PLACERVILLE, CALIFORNIA

Prospecting

Master Foor Preservers: Leftover and raw foods safety

By From page B3 | December 11, 2013

Have you ever opened up a container of leftovers and wondered … is it still safe to eat? Have you looked at the “Best-by” date and wondered what that meant?

Refrigerated leftovers should be kept below 40 degrees and have short shelf lives to stay safe. Here are some foods that are common during holiday time and their refrigerated shelf lives. Can’t eat it all up before its safety date is reached? Simply wrap it well and put it in the freezer.

 

Cooked and prepared foods:

• Cooked meat and meat dishes — 3 to 4 days refrigerated; 2 to 3 months freezer
• Gravy and meat broth — 1 to 2 days refrigerated; 2 to 3 months freezer
• Cooked fish — 3 to 4 days refrigerated; 4 to 6 months freezer
• Vegetable or meat soups and stews — 3 to 4 days refrigerated; 2 to 3 months freezer
• Mayonnaise-based salads — 3 to 5 days refrigerated; doesn’t freeze well
• Ham, fully cooked, whole — 7 days refrigerated; 1 to 2 months freezer
• Ham, fully cooked, half — 3 to 5 days refrigerated; 1 to 2 months freezer
• Ham, fully cooked, slices — 3 to 4 days refrigerated; 1 to 2 months freezer
• Frozen casseroles — keep frozen until ready to heat; 3 to 4 months freezer

 

Raw Meats:

• Chicken or turkey, whole — 1 to 2 days refrigerated; 1 year freezer
• Chicken or turkey, parts — 1 to 2 days refrigerated; 9 months freezer
• Lean fish — 1 to 2 days refrigerated; 6 months freezer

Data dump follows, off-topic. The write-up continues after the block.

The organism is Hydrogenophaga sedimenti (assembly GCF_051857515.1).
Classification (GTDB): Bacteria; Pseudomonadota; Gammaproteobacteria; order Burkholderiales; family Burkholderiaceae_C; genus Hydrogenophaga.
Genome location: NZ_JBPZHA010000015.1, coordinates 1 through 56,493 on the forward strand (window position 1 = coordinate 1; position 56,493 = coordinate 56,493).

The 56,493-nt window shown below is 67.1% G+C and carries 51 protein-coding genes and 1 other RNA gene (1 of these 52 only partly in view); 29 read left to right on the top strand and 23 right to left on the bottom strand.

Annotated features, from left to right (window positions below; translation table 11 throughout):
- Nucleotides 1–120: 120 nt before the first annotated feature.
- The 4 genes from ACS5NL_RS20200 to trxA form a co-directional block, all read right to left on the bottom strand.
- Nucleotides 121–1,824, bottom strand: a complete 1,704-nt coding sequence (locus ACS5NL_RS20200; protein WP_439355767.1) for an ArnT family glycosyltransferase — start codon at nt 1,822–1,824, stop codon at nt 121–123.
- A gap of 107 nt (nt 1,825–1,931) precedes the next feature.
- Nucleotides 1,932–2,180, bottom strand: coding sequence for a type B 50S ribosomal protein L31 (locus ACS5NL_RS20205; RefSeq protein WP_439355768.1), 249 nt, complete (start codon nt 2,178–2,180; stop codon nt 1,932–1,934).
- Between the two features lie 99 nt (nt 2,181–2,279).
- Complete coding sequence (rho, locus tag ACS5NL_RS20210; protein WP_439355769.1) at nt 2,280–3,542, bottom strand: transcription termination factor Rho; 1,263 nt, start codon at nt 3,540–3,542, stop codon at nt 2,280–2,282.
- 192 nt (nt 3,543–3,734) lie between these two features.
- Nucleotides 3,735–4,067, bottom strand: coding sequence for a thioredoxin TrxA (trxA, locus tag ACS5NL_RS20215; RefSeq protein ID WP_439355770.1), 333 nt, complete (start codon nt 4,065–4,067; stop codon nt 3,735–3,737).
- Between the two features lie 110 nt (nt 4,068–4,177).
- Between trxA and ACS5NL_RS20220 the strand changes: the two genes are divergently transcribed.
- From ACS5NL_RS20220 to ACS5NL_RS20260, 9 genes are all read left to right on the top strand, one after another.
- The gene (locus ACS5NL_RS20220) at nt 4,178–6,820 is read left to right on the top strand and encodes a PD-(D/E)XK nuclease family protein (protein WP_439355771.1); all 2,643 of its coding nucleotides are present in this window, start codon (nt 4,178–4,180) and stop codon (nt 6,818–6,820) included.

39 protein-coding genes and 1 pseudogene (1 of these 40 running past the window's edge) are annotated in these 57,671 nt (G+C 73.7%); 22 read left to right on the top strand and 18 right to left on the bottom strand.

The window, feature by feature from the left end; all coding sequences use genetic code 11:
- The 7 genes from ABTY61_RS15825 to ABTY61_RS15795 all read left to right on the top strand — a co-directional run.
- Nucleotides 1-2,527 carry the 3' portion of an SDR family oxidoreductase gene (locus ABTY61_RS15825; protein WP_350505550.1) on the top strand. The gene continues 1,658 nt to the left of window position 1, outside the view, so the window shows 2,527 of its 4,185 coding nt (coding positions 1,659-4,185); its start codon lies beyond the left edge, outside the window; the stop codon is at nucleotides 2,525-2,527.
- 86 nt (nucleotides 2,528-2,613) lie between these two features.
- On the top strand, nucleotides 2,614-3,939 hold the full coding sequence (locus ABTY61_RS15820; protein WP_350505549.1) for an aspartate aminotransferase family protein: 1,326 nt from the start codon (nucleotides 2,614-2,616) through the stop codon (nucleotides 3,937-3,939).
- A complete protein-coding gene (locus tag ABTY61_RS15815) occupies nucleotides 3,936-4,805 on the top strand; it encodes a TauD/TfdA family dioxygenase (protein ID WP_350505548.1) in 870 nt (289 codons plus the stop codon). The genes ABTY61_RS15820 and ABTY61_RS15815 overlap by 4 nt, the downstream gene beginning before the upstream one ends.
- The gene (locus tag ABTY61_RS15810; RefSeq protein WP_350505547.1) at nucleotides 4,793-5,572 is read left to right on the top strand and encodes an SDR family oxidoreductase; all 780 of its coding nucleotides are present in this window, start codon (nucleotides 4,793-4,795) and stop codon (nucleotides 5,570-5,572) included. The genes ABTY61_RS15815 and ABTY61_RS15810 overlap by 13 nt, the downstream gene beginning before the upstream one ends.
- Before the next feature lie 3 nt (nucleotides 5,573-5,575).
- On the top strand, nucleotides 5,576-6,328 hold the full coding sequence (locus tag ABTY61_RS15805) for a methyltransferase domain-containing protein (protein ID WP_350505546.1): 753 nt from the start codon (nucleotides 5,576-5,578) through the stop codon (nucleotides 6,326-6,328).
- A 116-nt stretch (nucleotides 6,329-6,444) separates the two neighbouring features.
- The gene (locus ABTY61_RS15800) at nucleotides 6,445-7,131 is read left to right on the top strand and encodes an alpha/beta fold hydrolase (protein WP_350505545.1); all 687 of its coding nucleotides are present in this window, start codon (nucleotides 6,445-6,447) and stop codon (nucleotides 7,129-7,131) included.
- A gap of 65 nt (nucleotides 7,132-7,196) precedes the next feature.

• Fatty fish — 1 to 2 days refrigerated; 2 to 3 months freezer
• Fresh shrimp, scallops, crawfish — 1 to 2 days refrigerated; 3 to 6 months freezer
• Roasts — 3 to 5 days refrigerated; 4 to 12 months freezer
• Steaks — 3 to 5 days refrigerated; 6 to 12 months freezer
• Chops — 3 to 5 days refrigerated; 4 to 6 months freezer
• Pre-stuffed meats — 1 day refrigerated; doesn’t freeze well
• Corned beef in pouch — 5 to 7 days refrigerated; drained, 1 month freezer

Many foods have a date stamped on the label. There are different dates on different types of foods.

 

Here’s what they mean:

• The “Pull-By” or “Sell-By” date is used on foods like milk, cheese and packaged meats. It is the last date the product should be sold. These foods are usually stored in the refrigerator. They will stay fresh and safe for few days after this date if you store them properly.
• “Freshness” or “Best-If-Used-By” dates are used on products like bakery goods or packaged cereals. The date is the last day the product can keep its best quality. After this date, the food may lose some of its freshness and nutritional value.
• An “Expiration” or “Use-By” date is the last date the food should be eaten or used. It is used mostly on products such as refrigerated dough and yeast.
• A “Pack” date is the date the food was manufactured or processed and packaged. This type of date is used for foods that can be kept for a long time, like canned goods.
Source: Iowa State University Extension and Outreach

While MFP public classes have ended for the season in El Dorado County, monthly classes continue in Amador and Calaveras counties. Check out the schedule at ucanr.edu/mfpcs. El Dorado County MFP free public classes will resume at the end of June — and be sure to come visit us at the El Dorado County Fair in mid-June.

If you are interested in becoming a Master Food Preserver and educating others about safe home food preservation complete the online interest form at ucanr.edu/be_mfp. El Dorado County MFP training classes begin in March and end in May.

Master Food Preservers are available to answer home food preservation questions. Leave a message at 530-621-5506.

For more information about the public education classes and activities go to the Master Food Preserver Website at ceeldorado.ucdavis.edu/Master_Food_Preservers/. Sign up to receive the Master Food Preservers e-newsletter at ucanr.org/mfpenews/. Find Master Food Preservers on facebook.

Monique Wilber

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